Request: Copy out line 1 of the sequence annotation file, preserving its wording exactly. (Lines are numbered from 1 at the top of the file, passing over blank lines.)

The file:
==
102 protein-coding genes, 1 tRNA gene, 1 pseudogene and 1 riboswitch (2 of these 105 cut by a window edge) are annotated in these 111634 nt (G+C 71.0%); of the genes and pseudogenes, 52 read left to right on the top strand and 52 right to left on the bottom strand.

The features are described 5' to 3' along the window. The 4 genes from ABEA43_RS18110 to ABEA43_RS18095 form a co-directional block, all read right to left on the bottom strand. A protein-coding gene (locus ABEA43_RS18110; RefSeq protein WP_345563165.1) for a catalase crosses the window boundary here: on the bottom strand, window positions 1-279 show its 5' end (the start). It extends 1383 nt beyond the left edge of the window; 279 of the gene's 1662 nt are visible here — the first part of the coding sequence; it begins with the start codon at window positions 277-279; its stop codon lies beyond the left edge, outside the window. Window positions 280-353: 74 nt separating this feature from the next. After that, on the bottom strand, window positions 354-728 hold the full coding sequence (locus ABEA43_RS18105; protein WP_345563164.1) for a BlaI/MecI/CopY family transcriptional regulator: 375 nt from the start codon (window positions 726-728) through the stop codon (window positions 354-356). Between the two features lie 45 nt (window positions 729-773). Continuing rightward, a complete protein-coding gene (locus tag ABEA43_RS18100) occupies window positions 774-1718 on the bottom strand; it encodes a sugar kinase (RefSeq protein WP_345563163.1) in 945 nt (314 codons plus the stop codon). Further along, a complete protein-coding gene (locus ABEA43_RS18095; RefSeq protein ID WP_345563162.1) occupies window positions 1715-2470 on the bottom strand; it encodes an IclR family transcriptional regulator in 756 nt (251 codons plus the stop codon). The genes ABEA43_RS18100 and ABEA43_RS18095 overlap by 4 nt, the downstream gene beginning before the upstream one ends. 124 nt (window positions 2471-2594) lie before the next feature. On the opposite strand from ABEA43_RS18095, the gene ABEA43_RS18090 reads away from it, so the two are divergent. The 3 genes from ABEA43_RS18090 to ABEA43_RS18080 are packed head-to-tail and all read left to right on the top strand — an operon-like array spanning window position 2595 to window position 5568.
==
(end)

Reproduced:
102 protein-coding genes, 1 tRNA gene, 1 pseudogene and 1 riboswitch (2 of these 105 cut by a window edge) are annotated in these 111634 nt (G+C 71.0%); of the genes and pseudogenes, 52 read left to right on the top strand and 52 right to left on the bottom strand.